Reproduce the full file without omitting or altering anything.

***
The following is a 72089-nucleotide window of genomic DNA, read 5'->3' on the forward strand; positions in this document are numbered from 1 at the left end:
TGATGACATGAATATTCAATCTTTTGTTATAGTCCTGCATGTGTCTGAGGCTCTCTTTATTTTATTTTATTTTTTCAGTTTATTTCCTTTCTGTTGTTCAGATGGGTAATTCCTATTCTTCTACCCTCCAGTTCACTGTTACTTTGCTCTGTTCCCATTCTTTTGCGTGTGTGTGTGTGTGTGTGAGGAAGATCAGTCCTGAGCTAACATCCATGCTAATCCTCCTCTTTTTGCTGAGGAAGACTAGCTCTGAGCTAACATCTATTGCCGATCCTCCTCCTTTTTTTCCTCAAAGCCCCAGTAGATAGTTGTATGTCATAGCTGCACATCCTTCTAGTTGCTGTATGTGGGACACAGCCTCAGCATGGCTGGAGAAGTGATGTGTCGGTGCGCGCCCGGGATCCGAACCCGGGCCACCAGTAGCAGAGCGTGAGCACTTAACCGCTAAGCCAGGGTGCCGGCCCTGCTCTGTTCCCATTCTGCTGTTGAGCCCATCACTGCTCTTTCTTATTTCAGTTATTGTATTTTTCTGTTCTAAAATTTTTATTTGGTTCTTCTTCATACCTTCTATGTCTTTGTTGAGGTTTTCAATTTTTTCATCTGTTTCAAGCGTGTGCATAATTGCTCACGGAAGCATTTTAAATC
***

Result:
The following is a 72089-nucleotide window of genomic DNA, read 5'->3' on the forward strand; positions in this document are numbered from 1 at the left end:
TGATGACATGAATATTCAATCTTTTGTTATAGTCCTGCATGTGTCTGAGGCTCTCTTTATTTTATTTTATTTTTTCAGTTTATTTCCTTTCTGTTGTTCAGATGGGTAATTCCTATTCTTCTACCCTCCAGTTCACTGTTACTTTGCTCTGTTCCCATTCTTTTGCGTGTGTGTGTGTGTGTGTGAGGAAGATCAGTCCTGAGCTAACATCCATGCTAATCCTCCTCTTTTTGCTGAGGAAGACTAGCTCTGAGCTAACATCTATTGCCGATCCTCCTCCTTTTTTTCCTCAAAGCCCCAGTAGATAGTTGTATGTCATAGCTGCACATCCTTCTAGTTGCTGTATGTGGGACACAGCCTCAGCATGGCTGGAGAAGTGATGTGTCGGTGCGCGCCCGGGATCCGAACCCGGGCCACCAGTAGCAGAGCGTGAGCACTTAACCGCTAAGCCAGGGTGCCGGCCCTGCTCTGTTCCCATTCTGCTGTTGAGCCCATCACTGCTCTTTCTTATTTCAGTTATTGTATTTTTCTGTTCTAAAATTTTTATTTGGTTCTTCTTCATACCTTCTATGTCTTTGTTGAGGTTTTCAATTTTTTCATCTGTTTCAAGCGTGTGCATAATTGCTCACGGAAGCATTTTAAATC